“While I am proud of our teams’ accomplishments, we continue to seek out areas where we can improve. Our field operations team recently initiated a field-level optimization and cost reduction program throughout our assets. Part of these efforts will employ improved field management systems that will increase efficiencies and optimize processes across the field while capturing synergies from acquired assets. These and other initiatives are expected to deliver a 5 to 10 percent reduction in cash operating costs (LOE) per boe during the second half of the year compared to the first quarter. Our goal is to improve on our track record for generating high operating margins while providing additional free cash flow to either return to our shareholders or reinvest in the business,” he concluded.

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FTC’s Surprise Attack on USA Oil Icon Rattles Shale Sector

The Federal Trade Commission’s allegations that shale trailblazer Scott Sheffield tried to collude with OPEC to prop up crude prices is unnerving US oil executives pursuing more than $100 billion in deals.

While Thursday’s green light from the FTC for Exxon Mobil Corp.’s $60 billion takeover of Pioneer Natural Resources Co. provided some relief to an industry undergoing unprecedented consolidation, a key condition of the approval is triggering shockwaves.

Sheffield, Pioneer’s founder and a high-profile figure in the shale industry, has been barred from joining Exxon’s board, according to the agreement reached between the companies and the FTC. That represents a step-change for the US antitrust agency, which in the past usually sought asset sales before assenting to deals, legal observers say.

“It’s definitely avant garde antitrust,” said Jeffrey Oliver, a partner at law firm Baker Botts LLP and former FTC official. “It’s way for them to appear tough on a deal that they couldn’t find a route to try and block on any other grounds.”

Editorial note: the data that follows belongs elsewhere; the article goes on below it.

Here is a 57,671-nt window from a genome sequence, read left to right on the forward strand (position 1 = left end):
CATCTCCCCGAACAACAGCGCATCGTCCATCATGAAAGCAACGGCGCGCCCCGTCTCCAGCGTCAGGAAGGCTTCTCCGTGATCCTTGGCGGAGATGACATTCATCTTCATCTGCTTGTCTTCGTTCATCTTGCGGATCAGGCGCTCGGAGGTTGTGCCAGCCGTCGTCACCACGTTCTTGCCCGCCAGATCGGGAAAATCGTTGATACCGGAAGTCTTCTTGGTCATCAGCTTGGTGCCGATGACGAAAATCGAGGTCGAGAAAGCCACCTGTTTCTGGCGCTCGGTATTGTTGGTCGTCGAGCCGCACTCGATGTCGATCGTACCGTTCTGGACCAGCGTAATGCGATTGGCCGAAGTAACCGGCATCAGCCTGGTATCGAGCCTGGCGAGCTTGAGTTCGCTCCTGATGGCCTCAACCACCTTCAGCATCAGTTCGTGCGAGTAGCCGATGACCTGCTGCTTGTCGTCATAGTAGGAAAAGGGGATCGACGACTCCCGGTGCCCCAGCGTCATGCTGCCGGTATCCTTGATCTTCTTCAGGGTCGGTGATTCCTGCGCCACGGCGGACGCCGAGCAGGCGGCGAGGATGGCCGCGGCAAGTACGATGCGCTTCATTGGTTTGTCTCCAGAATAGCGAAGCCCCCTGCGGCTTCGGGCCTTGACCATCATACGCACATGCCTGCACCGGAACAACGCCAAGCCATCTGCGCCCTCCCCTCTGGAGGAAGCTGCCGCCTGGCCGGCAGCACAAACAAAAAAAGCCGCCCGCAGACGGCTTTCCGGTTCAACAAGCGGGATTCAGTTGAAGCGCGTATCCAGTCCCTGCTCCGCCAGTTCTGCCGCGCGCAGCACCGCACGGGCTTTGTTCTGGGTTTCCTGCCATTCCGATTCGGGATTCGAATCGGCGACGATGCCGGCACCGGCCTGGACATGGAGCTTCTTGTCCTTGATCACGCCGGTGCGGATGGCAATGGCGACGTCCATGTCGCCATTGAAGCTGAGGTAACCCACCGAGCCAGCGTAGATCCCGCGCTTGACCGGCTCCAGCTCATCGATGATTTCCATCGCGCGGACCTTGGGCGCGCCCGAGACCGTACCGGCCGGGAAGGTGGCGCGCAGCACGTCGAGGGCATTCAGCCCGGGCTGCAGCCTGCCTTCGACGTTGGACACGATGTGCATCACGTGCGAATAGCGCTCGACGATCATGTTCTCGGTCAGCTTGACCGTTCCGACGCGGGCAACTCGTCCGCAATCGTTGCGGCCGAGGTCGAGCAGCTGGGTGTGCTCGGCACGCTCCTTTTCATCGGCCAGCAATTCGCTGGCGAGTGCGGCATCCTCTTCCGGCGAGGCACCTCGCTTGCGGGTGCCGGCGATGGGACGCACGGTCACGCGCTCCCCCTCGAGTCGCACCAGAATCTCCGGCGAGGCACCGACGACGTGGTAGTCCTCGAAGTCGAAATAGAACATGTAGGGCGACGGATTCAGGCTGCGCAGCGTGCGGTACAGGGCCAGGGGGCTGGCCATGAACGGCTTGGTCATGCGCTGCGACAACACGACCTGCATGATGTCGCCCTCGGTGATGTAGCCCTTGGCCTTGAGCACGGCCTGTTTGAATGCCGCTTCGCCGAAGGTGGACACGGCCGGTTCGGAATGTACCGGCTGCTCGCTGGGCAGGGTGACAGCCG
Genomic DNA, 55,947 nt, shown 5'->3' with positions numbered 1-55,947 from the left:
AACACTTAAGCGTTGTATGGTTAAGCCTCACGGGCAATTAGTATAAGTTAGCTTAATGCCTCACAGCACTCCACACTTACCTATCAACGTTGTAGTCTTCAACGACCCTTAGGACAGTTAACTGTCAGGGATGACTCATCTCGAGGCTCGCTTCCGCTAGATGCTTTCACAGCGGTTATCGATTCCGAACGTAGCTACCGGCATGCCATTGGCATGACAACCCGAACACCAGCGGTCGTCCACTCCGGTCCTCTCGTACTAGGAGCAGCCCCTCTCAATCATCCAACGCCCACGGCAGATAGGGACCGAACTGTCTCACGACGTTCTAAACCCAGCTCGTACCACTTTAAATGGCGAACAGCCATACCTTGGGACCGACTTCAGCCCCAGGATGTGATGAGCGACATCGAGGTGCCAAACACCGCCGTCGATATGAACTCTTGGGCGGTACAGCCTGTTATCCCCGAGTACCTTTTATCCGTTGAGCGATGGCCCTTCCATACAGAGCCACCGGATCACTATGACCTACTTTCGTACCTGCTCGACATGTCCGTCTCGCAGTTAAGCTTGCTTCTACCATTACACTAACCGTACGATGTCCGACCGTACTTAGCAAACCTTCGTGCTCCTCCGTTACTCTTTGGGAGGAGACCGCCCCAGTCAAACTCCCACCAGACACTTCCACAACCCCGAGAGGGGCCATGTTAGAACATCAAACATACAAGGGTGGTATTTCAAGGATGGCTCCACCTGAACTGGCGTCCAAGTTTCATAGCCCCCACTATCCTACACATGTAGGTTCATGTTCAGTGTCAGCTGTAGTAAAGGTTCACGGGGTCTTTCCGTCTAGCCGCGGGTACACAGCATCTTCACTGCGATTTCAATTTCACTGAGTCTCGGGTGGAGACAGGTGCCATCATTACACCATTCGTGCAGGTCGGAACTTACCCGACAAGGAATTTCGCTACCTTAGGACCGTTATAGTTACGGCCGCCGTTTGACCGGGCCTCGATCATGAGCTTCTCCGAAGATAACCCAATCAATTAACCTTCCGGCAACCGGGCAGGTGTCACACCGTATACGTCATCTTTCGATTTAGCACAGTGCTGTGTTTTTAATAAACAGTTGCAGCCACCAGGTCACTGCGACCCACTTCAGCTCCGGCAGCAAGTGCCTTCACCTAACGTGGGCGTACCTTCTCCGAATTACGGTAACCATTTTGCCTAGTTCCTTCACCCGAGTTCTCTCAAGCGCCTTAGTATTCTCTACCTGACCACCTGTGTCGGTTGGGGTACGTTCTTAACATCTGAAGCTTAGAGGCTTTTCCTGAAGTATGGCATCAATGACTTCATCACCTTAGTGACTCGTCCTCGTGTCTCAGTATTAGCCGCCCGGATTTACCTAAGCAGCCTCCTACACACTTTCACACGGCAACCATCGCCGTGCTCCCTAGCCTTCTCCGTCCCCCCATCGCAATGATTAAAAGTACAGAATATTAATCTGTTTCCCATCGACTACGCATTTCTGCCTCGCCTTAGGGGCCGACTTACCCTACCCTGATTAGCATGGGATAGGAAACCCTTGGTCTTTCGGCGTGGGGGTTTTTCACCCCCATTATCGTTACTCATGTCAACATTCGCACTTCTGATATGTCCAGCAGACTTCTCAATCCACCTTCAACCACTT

Chevron Corp., Occidental Petroleum Corp., Diamondback Energy Inc. and Chesapeake Energy Corp. are among the companies with pending transactions currently under FTC review. 

The notion of the FTC scrutinizing individual executives has some companies with pending deals reviewing their regulatory-review strategies, as they are uncertain what the agency could throw at them next, according to people familiar with current deals.

The FTC hasn’t sought to block an oil or gas deal outright in recent memory, preferring to reach settlements. Last year, the agency required a Quantum Energy Partners founder to give up a board seat on shale-gas driller EQT Corp. before it could proceed with an acquisition.

The FTC cited “voluminous evidence” that Sheffield, 71, sought to co-ordinate production levels across the US shale sector and align the industry with the Organization of Petroleum Exporting Countries, with whom he communicated extensively in private messages and dinners. The agency also cited public comments in which Sheffield advocated production discipline among American peers. 

‘Predatory Practices’

In an 850-word rebuttal of the FTC allegations, Pioneer defended its co-founder, citing his role in driving US crude-production growth. His efforts to encourage discipline among drillers was aimed at improving investor returns and steeling the shale sector against OPEC’s “predatory practices,” the company said. 

“Until today, the FTC has taken non-adversarial stances against oil industry mergers,” Jim Lucier, managing director at Capital Alpha Partners, wrote in a note to clients. “Now that stance is different. We will be on the lookout for other consent decrees, based on dubious legal theories, to be applied to oil industry mergers.”

The FTC’s decision comes agains a backdrop of hostility from Democratic lawmakers that accused oil executives of “deception and doublespeak” over climate change in an investigation in the House of Representatives this week. Liberal advocacy group Climate Power seized on the FTC move as evidence that Big Oil is “price gouging consumers so that Americans pay more at the pump even after years of record profits.”

13.1 Million Barrels

A positive note for the industry from the FTC ruling was its decision to define the oil market globally rather than a narrow, localized one that could have competition concerns. And on the whole, the agency hasn’t been seeking to outright block oil and gas transactions.

“The good news is, they’re not hamstringing these deals, not forcing divestments of assets, not doing anything that makes either party want to walk from a deal,” said Dan Pickering, founder of Pickering Energy Partners. “Ultimately, the deals are moving ahead pretty much as the two parties envisioned when they struck the deals.”

US oil production is currently about 13.1 million barrels a day, close to record levels and 40% higher than OPEC leader Saudi Arabia. US crude output more than doubled in the past 15 years, a result of the shale-oil revolution that Sheffield helped champion. 

“This is the government trying to save some face — it’s irrelevant to the whole issue of antitrust,” said Leo Mariani, managing director at Roth MKM. Through Sheffield’s 50 years in the industry, “he’s never really had issues where people thought he was engaging in anti-competitive behaviors,” Mariani said. 

“So it’s silly,” he added. “This whole thing is just politics ultimately. In an election year it helps to be tough on Big Oil.”